Praise for President Bush as a person, mixed with ambivalence about his ideas, described the way some Christians responded to his State of the Union address Tuesday night.
David Wheeler, pastor of First Baptist Church in Los Angeles, Calif. said he thought Bush’s communication skills had improved since Sept. 11. But Wheeler wasn’t as impressed with Bush’s take on the issues.
“[Bush’s] vision of an unlimited campaign against nations that may harbor terrorists amounts to licensing the United States to commit its own terrorist acts,” Wheeler told EthicsDaily.com. “This belligerent unilateralism makes us less, rather than more, secure in the long run.”
Bush’s concern for homeland security resonated with Suzii Paynter, director of citizenship education and public policy for the Christian Life Commission in Texas.
“Because the federal building is across the street from our church, the street in front of our church has been closed since Sept. 11,” Paynter told EthicsDaily.com. “In addition to the inconvenience of interrupted one-way streets, we are reminded every time we come to church that our security is not to be taken for granted.”
Paynter also said her Texas church has been touched personally by the Enron collapse, and she called on Bush and Congress to act with more integrity on the issue.
“Bush called for general corporate citizenship and made an appeal for protection of retirement funds,” she said. “I think people will begin to feel secure when presidential and congressional action backs up this appeal.”
Some conservative groups focused more on what Bush didn’t say.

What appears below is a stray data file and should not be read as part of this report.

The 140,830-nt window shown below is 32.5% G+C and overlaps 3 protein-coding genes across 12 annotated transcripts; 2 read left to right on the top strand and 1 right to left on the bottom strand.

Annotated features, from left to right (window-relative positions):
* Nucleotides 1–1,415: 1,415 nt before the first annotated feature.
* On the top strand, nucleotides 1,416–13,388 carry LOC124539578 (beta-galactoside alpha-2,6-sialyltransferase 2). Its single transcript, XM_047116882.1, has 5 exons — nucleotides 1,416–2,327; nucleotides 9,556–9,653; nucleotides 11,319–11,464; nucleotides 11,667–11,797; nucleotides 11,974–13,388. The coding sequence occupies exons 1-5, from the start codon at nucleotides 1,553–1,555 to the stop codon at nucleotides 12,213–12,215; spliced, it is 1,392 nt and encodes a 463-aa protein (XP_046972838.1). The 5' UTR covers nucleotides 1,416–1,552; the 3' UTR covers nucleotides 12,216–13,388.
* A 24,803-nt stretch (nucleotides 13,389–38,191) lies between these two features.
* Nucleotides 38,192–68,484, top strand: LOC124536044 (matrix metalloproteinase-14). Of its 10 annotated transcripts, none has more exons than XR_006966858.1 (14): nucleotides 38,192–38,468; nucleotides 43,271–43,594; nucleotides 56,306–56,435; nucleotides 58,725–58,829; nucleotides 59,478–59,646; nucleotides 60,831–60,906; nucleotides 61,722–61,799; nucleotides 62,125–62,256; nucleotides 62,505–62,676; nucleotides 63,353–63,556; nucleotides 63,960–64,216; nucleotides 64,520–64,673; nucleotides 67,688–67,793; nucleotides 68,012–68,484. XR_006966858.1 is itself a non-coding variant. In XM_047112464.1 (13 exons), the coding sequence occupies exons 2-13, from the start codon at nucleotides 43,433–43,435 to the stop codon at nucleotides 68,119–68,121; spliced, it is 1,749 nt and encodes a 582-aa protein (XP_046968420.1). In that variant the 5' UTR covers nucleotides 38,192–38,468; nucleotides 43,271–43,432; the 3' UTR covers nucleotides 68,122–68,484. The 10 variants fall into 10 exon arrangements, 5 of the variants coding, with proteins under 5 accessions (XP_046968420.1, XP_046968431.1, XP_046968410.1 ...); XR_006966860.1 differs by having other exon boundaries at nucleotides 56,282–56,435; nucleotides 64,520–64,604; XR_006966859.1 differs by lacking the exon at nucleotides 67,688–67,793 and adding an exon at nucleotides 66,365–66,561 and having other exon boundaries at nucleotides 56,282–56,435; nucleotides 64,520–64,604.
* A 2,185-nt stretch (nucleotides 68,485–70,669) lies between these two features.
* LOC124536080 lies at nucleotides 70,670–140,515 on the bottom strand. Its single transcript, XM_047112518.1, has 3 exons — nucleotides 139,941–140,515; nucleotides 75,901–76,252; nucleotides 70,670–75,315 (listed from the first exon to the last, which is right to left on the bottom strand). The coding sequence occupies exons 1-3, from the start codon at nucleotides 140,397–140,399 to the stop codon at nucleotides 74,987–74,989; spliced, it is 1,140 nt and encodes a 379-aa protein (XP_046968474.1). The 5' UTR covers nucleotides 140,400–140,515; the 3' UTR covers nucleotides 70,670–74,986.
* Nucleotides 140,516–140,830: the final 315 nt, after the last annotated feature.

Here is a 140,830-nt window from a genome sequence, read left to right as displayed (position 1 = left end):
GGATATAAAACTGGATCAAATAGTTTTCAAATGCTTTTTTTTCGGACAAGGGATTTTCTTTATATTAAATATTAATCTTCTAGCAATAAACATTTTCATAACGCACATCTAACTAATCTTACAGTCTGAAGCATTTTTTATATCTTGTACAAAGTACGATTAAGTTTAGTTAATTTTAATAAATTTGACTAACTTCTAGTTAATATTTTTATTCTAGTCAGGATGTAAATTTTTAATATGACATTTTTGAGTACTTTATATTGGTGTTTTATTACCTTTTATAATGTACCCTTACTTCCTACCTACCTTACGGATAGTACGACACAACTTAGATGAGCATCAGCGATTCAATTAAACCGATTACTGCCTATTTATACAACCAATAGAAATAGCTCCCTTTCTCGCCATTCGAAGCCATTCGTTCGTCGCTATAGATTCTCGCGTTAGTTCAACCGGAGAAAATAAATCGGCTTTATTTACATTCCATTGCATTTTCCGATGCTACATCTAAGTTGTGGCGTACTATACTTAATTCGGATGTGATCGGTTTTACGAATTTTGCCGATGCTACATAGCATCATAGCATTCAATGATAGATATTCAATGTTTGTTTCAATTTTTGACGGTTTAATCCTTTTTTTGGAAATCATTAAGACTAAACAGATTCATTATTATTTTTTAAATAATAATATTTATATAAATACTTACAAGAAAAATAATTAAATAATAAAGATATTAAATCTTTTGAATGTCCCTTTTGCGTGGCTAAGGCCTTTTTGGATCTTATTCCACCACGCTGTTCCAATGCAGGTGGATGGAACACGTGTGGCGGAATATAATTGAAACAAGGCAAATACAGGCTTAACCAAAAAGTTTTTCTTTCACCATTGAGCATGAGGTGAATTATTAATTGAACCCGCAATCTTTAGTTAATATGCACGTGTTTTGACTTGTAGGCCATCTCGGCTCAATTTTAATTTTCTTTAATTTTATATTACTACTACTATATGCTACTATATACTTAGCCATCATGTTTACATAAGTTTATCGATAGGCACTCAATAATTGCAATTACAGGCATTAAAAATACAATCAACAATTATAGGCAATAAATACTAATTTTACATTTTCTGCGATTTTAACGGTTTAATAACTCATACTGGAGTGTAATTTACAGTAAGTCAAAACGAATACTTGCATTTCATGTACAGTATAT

Michael Schwartz, vice president of government relations at Concerned Women for America, said the speech was what he expected to hear. But he also said Bush left out “critically important issues.”
Schwartz told CitizenLink that talk about the ban on human cloning, partial-birth abortion, judicial confirmations, protection of marriage and education tax credits were noticeably absent from the speech. In fact, the CitizenLink article noted, “Bush was silent on virtually the entire conservative agenda.”
So what themes hit home?
Wheeler said the theme was twofold. First, Bush relayed that he could be trusted to work towards security.
Second, Wheeler said, “You can have your cake and eat it too, as in massive spending for the military and domestic security, ‘permanent’ tax cuts and increased attention to education and other domestic spending.”
Paynter’s assessment took a different turn: “To celebrate the beginning successes and provide a sense of direction regarding the war on terrorism and to provide the outline of a plan for coping with domestic issues.”
As far as what’s on the horizon, Paynter said Bush left her wondering.
On her list of concerns: living wages, jobs, childcare, healthcare and retirement.
Wheeler said Bush’s “economic stimulus” plan left him unsure. He said it created a “freeway for more and future Enrons and undermines rather than enhances the economic security of ordinary Americans.”
Jodi Mathews is BCE’s communications director.